3.8.38 While the Universal Primary Education continues to be a priority area in the Ninth Plan, all out efforts will be made to ensure both easy and equal access to education for women and girls through the commitments of the Special Action Plan (1998) to achieve total eradication of illiteracy. Besides, steps will be initiated to eliminate gender discrimination in the admissions; remove gender bias and stereo-types in the curricula, text books and learning material; create a gender - sensitive educational system; promote gender sensitization of teachers on a regular basis; appoint more women teachers at primary level (at least 50%); reduce drop-out rates and increase enrolment and retention rates of girl children through special incentives like free supply of uniforms and text books, mid-day meals, scholarships, flexible school timings and attached hostels and creches; and improve the quality of education, facilitating life-long learning through the correspondence courses, distance learning and self-study programmes for women and girls who fall out of the formal system of schooling. The special package announced for the Girl Child on 15 August, 1997 also revolves around the very same theme of educating and empowering the girl child living below the poverty line with adequate financial support till she completes higher secondary education or gets equipped with necessary skills to earn her livelihood. More details are given in the later part of this Chapter under the section `Child Development'.

3.8.39 Vocationalisation of secondary education and vocational training for women will receive high priority as one of the ultimate goals of empowering women is to make them economically independent and self-reliant. In this context, the existing network of National Vocational Training Centre (NVTC), Regional Vocational Training Centres (RVTCs), Pre-Vocational Training Centres (PVTCs), Industrial Training Institutes (ITIs) and Craft Training Centres (CTCs) will be further strengthened with necessary improvements in the infra-structural facilities for introduction of up-coming trades, hostels etc. Efforts will also be made to encourage eligible women/girls with suitable incentives to join vocational education/training so that the facilities available at these exclusive Training Institutions will be utilised optimally. Introduction of part-time and short-term courses will also be considered to meet the special needs and timings of working women/girls. Efforts will be made to encourage women and girls with necessary incentives to opt for the emerging areas of technical education such as electronics, computer systems and applications, bio-engineering, bio-technology, food processing, fabric designing, beauty culture, communications, media etc, which have high employment potential.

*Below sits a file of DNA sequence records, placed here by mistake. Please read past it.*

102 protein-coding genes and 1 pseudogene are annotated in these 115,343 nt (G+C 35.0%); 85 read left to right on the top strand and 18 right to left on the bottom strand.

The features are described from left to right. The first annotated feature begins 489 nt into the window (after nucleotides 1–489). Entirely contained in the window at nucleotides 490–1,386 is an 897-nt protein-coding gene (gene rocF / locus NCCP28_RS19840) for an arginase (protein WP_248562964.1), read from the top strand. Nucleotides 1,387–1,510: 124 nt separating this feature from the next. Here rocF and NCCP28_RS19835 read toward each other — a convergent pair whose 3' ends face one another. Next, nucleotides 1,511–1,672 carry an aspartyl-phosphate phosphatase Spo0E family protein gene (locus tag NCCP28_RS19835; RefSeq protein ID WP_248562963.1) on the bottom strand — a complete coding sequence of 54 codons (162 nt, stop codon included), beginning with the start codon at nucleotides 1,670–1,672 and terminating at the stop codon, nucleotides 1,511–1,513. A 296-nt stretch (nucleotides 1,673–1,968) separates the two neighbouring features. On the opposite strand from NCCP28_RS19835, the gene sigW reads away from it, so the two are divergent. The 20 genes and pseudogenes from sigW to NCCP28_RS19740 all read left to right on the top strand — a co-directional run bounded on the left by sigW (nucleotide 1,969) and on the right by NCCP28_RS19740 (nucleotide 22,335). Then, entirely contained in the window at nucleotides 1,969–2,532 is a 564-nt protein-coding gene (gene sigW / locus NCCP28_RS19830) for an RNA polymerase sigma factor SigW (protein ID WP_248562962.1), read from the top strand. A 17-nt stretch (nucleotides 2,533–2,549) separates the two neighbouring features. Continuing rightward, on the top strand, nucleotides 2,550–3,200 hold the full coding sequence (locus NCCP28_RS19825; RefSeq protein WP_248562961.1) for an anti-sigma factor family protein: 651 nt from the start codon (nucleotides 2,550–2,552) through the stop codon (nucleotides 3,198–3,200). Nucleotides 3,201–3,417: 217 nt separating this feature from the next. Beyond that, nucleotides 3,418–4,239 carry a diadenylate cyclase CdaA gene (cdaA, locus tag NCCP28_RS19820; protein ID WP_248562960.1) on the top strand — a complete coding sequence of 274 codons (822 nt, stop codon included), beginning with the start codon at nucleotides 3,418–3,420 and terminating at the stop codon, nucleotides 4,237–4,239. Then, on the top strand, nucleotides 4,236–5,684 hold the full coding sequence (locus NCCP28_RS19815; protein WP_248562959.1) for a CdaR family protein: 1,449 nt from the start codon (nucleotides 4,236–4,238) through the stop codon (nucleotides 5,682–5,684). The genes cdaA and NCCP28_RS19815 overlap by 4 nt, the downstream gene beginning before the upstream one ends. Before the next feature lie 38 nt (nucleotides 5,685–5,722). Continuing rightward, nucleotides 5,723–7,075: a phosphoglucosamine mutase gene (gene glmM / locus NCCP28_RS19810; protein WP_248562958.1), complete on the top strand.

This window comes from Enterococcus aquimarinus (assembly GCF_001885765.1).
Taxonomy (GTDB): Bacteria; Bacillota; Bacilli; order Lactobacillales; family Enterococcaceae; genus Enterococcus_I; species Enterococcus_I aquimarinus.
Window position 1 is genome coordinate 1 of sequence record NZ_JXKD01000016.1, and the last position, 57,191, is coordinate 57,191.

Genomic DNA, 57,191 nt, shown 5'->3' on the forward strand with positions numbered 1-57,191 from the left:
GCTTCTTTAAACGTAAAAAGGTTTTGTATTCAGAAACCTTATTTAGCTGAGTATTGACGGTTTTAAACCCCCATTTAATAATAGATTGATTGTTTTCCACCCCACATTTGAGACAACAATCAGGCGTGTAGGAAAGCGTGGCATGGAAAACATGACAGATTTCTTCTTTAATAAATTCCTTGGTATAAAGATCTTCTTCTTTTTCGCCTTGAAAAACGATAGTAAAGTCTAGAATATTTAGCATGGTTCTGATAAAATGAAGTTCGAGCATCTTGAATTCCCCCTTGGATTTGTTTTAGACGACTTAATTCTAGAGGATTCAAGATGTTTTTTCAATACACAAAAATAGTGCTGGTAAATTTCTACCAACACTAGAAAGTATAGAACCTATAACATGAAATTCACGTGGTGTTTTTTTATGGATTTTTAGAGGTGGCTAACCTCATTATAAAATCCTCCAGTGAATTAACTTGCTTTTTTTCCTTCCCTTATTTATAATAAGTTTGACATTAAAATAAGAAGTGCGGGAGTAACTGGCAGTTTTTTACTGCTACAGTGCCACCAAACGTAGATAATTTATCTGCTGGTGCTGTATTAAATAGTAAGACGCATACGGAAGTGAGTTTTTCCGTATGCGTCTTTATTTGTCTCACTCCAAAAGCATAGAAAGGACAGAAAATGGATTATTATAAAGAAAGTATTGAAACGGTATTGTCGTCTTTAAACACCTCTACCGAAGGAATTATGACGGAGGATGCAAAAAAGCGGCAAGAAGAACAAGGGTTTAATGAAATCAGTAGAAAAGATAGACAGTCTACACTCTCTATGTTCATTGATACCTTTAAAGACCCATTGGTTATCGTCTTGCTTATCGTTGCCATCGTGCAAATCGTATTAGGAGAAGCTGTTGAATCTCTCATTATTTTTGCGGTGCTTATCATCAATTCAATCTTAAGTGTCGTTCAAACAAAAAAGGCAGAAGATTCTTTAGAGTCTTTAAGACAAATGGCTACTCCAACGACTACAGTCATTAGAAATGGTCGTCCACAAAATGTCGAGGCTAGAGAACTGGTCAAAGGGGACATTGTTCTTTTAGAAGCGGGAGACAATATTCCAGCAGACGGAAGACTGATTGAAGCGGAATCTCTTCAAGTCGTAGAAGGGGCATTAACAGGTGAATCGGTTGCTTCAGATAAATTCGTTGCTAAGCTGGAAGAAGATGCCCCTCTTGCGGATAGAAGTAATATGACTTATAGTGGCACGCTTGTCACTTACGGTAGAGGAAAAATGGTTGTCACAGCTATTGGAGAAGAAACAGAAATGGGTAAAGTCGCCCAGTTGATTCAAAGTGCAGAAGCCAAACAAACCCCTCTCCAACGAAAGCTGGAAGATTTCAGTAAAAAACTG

3.8.40 Further, to encourage more and more girls to enter into the mainstream of higher education and thus ensure fulfillment of the commitment of `Education for Women's Equality', the Ninth Plan envisages to institute plans for providing free education for girls upto college levels, including professional courses, so as to better empower women.

Work and Employment

3.8.41 There is an urgent need to revive the special project of `Gender Sensitization of 1991 Census' to capture women's work in the informal sector in a more substantial way in the coming Census of 2001 AD. In this regard, there is a need to consider redefining the `concept of work' and provide conceptual clarity to the `definition of work' by the Census and NSSO. The Ninth Plan also envisages the preparation of Satellite Accounts to highlight Women's Work through appropriate methodologies,consistent with the National Accounts.